The blend of genres leads to a very interesting experience and also creates a level of depth that is well beyond other strategy games. If you are a patient gamer willing to learn all the games mechanics you’ll be rewarded with a fun and rewarding game that has plenty of replay value.
Als Fan von Strategie-Schwergewichten wie Hearts of Iron oder Crusader Kings scheue ich grundsätzlich nicht davor zurück, mich in komplexe Spiele einzuarbeiten. Und genau von diesem Schlag ist auch Eador. Es hat mich einige Stunden sowie den Neustart eines kompletten Levels gekostet, bis ich die vielen Spielmechaniken größtenteils durchblickte und mir eine Erfolgsstrategie erarbeitete. Ab da vermochte mich diese Mischung aus HoMM und Age of Wonders mit seinen interessanten Spielideen und dem motivierenden Ausbau des Reiches durchaus zu fesseln. Jedenfalls eine Zeit lang. Bis klar war, wie monoton und abwechslungsarm die Kampagne verläuft.
Perhaps making it turn-based was the only way this game was going to work. In all honesty, forgoing the campaign mode and jumping straight in a skirmish might be a better proposition. Being restricted in terms of buildings, troops etc... only adds to the boredom factor on the earlier shards, but in a custom game you have no such restrictions. Eador is certainly challenging, which is to be applauded to some degree, but we can’t help but feel basic design choices hold it back as an experience. Perhaps they’ll be some way to fix this, perhaps not, but anyone looking to pick this game up should know they are in it for the long haul. The long, grinding haul.
Detto ciò, è anche vero che la pazienza richiesta in alcuni frangenti e alcune discutibili scelte di design vanno al di là del semplice amore per un genere che da sempre può godere di una coriacea nicchia di appassionati. Se appartenete a questa cerchia, valutatene pure favorevolmente l'acquisto, ma se cercate un titolo con cui introdurvi al genere, credo che onestamente ci siano altri titoli che possano soddisfare sicuramente in modo migliore le vostre esigenze.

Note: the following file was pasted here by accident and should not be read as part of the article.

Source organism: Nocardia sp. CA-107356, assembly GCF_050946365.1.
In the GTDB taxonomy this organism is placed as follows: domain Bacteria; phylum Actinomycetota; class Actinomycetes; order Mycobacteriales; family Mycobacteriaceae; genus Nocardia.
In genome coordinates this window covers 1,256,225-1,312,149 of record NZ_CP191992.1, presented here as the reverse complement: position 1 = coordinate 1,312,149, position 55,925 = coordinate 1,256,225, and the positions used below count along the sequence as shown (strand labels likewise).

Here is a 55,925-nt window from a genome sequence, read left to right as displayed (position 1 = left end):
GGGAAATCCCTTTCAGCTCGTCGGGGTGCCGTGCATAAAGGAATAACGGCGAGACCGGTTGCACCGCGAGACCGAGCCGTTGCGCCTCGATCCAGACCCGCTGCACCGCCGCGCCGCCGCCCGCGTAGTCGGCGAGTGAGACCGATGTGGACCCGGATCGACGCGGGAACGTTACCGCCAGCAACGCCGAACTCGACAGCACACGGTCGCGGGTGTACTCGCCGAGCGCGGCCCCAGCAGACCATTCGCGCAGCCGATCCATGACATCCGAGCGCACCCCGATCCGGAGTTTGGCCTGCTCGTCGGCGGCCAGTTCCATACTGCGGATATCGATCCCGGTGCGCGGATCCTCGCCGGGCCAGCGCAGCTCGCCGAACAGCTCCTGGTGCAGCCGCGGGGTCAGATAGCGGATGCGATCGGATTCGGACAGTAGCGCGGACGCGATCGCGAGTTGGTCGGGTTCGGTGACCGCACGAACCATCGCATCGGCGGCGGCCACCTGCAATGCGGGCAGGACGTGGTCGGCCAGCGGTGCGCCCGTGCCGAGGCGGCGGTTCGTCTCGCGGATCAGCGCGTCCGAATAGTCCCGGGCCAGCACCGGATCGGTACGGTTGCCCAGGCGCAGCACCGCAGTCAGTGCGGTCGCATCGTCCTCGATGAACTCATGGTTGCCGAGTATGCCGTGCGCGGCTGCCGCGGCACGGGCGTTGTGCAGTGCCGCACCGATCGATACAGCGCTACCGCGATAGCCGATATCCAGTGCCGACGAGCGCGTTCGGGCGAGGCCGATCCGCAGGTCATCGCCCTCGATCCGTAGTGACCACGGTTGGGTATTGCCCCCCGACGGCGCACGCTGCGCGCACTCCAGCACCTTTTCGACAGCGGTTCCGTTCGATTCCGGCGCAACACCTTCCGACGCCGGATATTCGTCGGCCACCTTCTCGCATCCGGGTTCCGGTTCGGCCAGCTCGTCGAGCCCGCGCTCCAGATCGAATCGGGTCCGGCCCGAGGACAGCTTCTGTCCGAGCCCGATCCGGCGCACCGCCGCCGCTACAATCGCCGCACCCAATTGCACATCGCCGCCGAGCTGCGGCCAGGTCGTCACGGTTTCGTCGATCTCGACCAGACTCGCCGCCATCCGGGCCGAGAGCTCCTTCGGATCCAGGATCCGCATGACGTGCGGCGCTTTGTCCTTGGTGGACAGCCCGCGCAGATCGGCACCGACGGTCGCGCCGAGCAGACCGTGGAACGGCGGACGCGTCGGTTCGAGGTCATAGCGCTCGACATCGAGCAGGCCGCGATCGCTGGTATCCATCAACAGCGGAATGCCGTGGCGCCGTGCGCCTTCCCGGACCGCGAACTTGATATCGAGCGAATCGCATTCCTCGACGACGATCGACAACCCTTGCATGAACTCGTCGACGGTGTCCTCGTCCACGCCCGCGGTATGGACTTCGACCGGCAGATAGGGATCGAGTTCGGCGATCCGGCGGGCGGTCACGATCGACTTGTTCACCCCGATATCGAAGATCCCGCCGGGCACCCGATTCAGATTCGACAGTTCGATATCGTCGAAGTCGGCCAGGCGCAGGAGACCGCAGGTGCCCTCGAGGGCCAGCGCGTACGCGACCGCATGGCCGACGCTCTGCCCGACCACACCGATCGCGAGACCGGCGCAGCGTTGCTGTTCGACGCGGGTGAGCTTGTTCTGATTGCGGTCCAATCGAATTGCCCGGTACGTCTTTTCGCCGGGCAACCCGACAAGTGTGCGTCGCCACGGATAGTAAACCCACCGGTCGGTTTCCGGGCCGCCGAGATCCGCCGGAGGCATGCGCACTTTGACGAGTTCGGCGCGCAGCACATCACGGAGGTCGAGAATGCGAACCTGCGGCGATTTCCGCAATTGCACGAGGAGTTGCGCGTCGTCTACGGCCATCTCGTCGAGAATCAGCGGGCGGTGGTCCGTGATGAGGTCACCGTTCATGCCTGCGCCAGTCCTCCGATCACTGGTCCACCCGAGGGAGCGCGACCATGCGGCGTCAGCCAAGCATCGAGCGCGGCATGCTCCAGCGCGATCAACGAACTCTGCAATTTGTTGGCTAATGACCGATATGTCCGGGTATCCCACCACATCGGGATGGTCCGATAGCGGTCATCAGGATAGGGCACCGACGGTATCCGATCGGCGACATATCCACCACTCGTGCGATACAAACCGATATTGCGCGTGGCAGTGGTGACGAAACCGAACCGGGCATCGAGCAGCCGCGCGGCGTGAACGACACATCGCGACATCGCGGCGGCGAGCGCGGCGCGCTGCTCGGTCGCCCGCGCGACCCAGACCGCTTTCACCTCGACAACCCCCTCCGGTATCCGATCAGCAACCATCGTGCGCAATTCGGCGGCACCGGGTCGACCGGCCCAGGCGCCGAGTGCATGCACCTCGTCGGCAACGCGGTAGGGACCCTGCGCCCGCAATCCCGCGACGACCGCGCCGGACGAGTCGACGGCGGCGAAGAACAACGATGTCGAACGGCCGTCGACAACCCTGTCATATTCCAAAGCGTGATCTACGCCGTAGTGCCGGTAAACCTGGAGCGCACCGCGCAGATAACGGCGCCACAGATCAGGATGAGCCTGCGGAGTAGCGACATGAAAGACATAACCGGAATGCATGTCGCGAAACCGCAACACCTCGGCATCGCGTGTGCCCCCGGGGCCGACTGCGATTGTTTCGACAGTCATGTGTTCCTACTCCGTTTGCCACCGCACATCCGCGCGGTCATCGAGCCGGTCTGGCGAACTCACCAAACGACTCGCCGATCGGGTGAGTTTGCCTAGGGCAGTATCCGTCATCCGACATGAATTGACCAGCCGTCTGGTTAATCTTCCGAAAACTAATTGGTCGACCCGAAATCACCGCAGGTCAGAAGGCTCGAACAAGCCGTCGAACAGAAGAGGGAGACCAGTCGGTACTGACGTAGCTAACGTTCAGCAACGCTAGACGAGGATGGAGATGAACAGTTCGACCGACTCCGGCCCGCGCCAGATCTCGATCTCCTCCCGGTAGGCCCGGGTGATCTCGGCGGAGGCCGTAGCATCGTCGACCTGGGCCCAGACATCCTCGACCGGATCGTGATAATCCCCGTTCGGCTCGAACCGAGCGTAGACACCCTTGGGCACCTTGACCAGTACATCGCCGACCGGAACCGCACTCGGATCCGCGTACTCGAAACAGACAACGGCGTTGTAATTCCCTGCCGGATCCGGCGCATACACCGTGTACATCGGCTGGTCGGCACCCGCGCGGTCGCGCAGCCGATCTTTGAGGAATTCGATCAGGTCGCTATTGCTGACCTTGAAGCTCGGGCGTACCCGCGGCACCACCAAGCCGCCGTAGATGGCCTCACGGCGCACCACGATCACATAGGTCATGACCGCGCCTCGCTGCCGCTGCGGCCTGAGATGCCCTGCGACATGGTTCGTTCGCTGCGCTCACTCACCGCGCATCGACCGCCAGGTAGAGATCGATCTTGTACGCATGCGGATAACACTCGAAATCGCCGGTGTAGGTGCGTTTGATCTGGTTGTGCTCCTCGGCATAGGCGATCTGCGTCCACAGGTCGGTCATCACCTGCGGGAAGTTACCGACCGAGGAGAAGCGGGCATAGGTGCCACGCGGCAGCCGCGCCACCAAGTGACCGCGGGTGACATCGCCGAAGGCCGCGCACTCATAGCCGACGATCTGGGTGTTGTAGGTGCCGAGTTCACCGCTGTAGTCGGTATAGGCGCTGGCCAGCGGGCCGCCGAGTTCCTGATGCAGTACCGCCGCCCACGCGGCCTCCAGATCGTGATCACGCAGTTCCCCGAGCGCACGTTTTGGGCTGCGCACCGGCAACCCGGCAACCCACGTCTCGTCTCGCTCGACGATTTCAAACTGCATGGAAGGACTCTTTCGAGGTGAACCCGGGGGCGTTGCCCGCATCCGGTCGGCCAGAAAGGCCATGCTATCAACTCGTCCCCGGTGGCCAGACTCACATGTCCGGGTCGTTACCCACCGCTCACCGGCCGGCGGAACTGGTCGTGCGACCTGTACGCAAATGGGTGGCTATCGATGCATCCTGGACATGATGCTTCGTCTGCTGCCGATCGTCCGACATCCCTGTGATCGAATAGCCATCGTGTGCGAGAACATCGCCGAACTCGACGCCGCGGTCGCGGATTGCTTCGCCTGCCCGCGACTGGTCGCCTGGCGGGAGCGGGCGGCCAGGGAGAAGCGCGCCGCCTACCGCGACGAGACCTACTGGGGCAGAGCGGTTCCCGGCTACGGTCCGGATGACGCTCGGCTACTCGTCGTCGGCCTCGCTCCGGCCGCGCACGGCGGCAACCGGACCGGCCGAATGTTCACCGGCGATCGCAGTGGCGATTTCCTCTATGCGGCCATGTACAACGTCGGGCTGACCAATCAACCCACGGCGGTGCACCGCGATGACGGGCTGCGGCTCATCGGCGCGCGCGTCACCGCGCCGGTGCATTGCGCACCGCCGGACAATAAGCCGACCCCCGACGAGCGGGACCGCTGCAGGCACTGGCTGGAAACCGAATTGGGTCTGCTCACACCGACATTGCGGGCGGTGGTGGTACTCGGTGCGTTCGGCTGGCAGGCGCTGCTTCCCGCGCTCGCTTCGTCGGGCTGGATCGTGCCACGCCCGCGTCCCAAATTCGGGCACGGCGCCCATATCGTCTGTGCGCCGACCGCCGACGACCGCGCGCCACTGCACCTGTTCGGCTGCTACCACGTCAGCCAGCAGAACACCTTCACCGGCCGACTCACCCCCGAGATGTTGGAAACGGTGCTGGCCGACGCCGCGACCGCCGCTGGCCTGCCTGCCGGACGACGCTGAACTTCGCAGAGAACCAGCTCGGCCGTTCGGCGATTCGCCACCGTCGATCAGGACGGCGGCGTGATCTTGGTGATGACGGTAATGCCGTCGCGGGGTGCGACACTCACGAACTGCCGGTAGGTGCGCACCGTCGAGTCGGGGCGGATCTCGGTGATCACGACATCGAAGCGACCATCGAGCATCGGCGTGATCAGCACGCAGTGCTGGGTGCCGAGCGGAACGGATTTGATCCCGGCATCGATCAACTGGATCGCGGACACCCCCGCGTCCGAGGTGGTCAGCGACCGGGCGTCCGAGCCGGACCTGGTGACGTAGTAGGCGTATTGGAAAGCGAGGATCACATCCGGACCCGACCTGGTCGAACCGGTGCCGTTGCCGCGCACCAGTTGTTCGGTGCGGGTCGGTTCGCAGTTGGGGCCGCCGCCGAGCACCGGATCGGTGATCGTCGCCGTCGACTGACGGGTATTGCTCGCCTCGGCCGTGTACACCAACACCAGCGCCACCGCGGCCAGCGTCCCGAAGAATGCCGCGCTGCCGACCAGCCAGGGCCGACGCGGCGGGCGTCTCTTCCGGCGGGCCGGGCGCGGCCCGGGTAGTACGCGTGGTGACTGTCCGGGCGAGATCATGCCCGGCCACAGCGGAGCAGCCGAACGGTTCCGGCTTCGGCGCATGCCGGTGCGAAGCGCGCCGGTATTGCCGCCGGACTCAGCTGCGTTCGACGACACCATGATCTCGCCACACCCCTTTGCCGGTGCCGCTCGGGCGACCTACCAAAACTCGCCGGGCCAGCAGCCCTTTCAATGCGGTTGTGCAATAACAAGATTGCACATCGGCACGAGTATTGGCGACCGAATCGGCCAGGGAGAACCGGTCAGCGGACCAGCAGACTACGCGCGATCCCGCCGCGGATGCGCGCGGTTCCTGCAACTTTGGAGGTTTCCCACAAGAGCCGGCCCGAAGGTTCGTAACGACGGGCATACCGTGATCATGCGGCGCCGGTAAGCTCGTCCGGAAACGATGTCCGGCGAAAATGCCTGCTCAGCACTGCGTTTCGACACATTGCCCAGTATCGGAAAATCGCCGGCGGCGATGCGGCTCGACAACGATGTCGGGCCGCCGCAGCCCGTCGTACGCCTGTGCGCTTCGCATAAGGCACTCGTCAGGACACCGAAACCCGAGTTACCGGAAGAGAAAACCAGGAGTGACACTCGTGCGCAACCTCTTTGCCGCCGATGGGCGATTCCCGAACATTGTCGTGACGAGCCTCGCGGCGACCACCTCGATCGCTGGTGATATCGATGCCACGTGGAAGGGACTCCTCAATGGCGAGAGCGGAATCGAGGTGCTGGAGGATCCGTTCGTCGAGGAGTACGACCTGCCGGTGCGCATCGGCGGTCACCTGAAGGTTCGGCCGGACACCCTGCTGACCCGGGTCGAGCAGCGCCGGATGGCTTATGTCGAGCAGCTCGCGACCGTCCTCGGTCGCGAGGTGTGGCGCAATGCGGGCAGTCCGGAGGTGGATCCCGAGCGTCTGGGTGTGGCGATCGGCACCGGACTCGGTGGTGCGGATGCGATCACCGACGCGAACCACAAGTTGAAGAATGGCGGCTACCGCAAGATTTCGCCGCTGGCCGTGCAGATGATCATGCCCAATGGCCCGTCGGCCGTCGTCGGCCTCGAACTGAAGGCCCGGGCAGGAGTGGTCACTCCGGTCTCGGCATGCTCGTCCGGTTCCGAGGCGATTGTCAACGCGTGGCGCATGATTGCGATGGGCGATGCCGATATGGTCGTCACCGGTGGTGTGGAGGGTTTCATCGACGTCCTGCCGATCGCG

After a few patches, I finally managed to play it without fearing that I'd be dealing with a freeze or a crash every time I moved my hero, and I'm glad I stuck it out. It manages to capture what makes titles like HoMM or Kings Bounty so gripping without simply treading the same old ground. Yet it's still really quite flawed.
Eador: Masters of the Broken World has a lot going for it, but it buries a lot of its strong points under layers of monotony and frustration. It is a tough, but not impossible, game to recommend. If you are a hard core PC turn-based strategy junkie, your options or rather limited. Eador can satisfy your appetite for a long time, if you can tolerate the early monotony and the meat grinder learning curve. On the other hand, the great strategy titles that this game shares elements with (Civilization, King’s Bounty, and Age of Wonders) are generally more fun this one. If you are hungry for some addictive turn-based strategy, you might be better served playing (or replaying) one of those titles.
Any enjoyment derived from Eador: Masters of the Broken World is buried beneath a landslide of inexcusable technical issues. Building up a home base and expanding into the world should be rewarding, but frequent and unfair bugs make any progress feel less like victory and more like a stroke of good luck. Some serious patches could uncover the game buried beneath the flaws, but as of right now, playing Masters of the Broken World not worth the headache. In this high-fantasy world of trolls, archers, and the undead, it's a shame that your most dreadful enemy is the game itself.
We simply can’t get over how appropriate Eador‘s subtitle is: this is a broken game on so many levels. To some degree, it’s almost insulting to play the thing. It was buggy, choppy, unstable, and generally lacking any kind of true gameplay adeptness. There’s a scant few saving graces. The management of one’s province, and the decision making involved in that task, is rewarding thanks to some serious depth. Furthermore, the combat and all involved there isn’t inherently flawed, just devoid of any kind of merit. But those merely capable mechanics aren’t enough to save the game from it being a mess. The poor graphics and overall tedium that sets in from the mind numbing pace certainly don’t do it any favors, either. I’ll just say it because I’m sick of beating around the bush: don’t buy it. Or do so only when you’ve run out of every conceivable option, and someone has a gun to your head demanding you purchase it. Until the bugs are ironed out, it’s just not worth the headache.